The policy lets overseas e-retailers sell into China without animal testing, but companies still need help entering the China market.
It appears the government will not heavily tax e-commerce imports, reports East-West Digital News.
The intense lobbying efforts of domestic Russian retailers against cross-border e-commerce received a serious blow last week when it was confirmed that the expected increase in customs taxes would be extremely mild. The long-awaited decision was announced by Mikhail Yevraev, deputy minister of communications and mass media, at a committee meeting last Thursday, a participant in the meeting told East-West Digital News.
Russian Internet users will continue to enjoy tax-free shopping through foreign retailers, as long as their purchases do not exceed a value of 150 euros or a weight of 10 kilograms per parcel. Above this limit, purchases will be subject to a 30% tax, as previously.
The measure should be made official in about one month, according to EWDN’s source.
Compared with the current limit of 1,000 euros and 31 kilograms per person per month, the new threshold may seem restrictive. However, in reality little should change, since average order value is well below 150 euro in the vast majority of cases, as analyzed in a report by East-West Digital News to be released later this month.
While cheap parcels from Chinese retailers would remain largely unaffected, shipments from Western retailers in the high fashion segment, for instance, could suffer.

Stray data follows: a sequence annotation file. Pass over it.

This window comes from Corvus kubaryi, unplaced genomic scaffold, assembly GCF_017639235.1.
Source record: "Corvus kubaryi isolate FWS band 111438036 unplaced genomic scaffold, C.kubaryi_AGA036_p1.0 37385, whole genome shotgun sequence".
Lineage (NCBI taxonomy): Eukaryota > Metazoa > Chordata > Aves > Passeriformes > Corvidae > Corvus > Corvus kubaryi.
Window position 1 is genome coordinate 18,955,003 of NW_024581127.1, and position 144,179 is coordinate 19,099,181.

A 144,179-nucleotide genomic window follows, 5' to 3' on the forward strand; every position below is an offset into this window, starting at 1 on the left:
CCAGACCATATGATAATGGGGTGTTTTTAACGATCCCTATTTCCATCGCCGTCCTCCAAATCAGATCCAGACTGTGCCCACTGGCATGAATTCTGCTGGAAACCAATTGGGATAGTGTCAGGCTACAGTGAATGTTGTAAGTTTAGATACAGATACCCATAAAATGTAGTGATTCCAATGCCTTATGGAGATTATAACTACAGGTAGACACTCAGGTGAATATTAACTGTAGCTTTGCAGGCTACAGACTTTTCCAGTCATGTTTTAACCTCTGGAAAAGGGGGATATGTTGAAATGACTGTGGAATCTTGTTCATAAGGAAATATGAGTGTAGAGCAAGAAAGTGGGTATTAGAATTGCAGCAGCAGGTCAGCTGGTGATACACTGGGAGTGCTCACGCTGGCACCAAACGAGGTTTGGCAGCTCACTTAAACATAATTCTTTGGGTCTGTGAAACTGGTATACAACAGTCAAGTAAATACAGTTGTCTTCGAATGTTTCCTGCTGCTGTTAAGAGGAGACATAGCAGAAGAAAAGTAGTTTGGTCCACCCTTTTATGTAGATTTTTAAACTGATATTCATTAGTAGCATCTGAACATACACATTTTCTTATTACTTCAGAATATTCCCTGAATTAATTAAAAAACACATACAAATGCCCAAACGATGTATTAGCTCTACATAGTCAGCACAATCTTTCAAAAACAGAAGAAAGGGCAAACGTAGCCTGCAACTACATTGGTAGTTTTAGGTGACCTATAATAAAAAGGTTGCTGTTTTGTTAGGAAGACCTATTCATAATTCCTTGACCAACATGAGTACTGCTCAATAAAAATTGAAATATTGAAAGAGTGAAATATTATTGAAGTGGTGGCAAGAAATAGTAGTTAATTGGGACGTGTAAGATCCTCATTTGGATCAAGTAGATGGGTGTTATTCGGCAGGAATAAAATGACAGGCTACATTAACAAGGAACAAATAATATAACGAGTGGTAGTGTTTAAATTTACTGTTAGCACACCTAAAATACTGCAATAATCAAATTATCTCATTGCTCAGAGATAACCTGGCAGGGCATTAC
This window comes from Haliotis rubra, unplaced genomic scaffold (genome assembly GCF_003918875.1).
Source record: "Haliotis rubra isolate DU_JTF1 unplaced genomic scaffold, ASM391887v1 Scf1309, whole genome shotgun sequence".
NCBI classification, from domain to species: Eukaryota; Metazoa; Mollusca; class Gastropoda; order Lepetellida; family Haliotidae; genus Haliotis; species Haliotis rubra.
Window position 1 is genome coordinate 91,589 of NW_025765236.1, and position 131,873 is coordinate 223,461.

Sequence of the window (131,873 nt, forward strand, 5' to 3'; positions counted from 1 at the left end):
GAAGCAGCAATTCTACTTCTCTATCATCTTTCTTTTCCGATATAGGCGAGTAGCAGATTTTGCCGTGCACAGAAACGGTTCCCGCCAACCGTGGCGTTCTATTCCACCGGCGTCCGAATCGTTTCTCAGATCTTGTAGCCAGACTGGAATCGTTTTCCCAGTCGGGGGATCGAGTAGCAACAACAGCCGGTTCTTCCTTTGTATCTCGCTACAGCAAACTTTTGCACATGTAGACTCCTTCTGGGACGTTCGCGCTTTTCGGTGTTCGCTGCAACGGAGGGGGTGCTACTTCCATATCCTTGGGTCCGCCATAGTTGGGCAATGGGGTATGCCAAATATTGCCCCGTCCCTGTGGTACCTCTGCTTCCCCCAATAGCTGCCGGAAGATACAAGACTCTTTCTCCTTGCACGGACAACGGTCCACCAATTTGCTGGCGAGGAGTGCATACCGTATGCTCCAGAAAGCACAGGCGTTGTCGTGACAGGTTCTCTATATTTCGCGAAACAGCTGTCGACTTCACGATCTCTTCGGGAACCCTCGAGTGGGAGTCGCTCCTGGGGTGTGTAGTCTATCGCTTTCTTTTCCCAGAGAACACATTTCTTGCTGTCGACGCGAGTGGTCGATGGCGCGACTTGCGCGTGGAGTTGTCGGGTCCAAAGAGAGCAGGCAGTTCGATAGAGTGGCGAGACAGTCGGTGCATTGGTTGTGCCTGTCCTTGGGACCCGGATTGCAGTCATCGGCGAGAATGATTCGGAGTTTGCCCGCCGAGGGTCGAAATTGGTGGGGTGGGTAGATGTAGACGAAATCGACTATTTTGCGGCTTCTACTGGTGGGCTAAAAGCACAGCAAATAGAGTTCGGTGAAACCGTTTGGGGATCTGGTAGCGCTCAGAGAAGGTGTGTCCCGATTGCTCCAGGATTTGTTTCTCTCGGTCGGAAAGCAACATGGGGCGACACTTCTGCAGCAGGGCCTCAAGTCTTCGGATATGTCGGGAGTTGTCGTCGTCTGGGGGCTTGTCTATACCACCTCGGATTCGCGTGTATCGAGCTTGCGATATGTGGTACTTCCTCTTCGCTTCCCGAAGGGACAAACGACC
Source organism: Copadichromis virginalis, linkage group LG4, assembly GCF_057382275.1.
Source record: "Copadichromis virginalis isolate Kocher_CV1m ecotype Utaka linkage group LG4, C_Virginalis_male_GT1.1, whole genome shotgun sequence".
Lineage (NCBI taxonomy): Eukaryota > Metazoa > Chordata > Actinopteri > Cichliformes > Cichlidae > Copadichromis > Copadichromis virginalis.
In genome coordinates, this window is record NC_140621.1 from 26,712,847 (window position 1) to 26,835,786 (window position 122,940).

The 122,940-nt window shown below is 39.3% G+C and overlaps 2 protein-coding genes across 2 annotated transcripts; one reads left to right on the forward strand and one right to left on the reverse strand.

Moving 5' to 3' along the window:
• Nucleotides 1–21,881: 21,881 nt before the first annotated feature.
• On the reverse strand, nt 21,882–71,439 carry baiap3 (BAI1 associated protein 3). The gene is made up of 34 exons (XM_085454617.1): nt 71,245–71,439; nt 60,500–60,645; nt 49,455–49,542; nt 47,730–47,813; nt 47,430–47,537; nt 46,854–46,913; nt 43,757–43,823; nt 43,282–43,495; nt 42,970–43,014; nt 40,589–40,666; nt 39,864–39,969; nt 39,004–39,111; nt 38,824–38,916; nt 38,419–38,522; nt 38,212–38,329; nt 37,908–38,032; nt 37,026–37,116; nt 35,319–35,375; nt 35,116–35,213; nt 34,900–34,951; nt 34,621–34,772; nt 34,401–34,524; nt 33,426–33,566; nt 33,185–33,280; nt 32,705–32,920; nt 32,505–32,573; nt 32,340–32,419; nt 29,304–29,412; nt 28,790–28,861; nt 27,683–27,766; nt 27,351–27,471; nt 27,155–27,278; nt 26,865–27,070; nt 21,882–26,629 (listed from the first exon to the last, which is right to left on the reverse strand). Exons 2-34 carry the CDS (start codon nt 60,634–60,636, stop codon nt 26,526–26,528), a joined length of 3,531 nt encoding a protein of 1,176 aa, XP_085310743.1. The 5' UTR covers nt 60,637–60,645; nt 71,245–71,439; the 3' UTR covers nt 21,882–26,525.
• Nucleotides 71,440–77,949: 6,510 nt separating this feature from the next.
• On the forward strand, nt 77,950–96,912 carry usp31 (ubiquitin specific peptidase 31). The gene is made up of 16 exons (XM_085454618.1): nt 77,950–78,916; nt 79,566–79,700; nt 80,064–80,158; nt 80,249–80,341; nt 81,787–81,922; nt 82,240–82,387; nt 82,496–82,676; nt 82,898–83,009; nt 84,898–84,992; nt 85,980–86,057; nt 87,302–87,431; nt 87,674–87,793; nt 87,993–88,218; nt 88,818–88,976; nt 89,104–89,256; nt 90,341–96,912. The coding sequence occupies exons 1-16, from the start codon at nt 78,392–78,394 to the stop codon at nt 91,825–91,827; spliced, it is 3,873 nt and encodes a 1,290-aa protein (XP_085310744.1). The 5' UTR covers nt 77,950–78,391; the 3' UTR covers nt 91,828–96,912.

Over more than a year, active lobbying from domestic retailers—supported by the Russian government’s concern about lost tax revenue—tried to put an end to what they considered to be “duty-free e-commerce.”
Among the fiercest lobbyists were Enter.ru and KupiVIP.ru, two members of AKIT, an industry association created in 2012. (KupiVIP however, recently launched its own cross-border effort.) Meanwhile, consumer associations and a Facebook group called for a boycott of AKIT members and a public protest this past winter—although they failed to mobilize a crowd.
More good news for cross-border trade to Russia is that customs processes and procedures are being simplified, as illustrated by the recent introduction of electronic forms.
It remains to be seen whether the incidents of early January at the customs check points of two Moscow airports—which triggered several international shipment companies to suspend delivery to Russia—will occur again.
The Russian domestic online retail market reached $16 billion last year, while cross-border sales accounted for approximately $3 billion.
This article first appeared in East-West Digital News, the international online resource on Russian digital industries.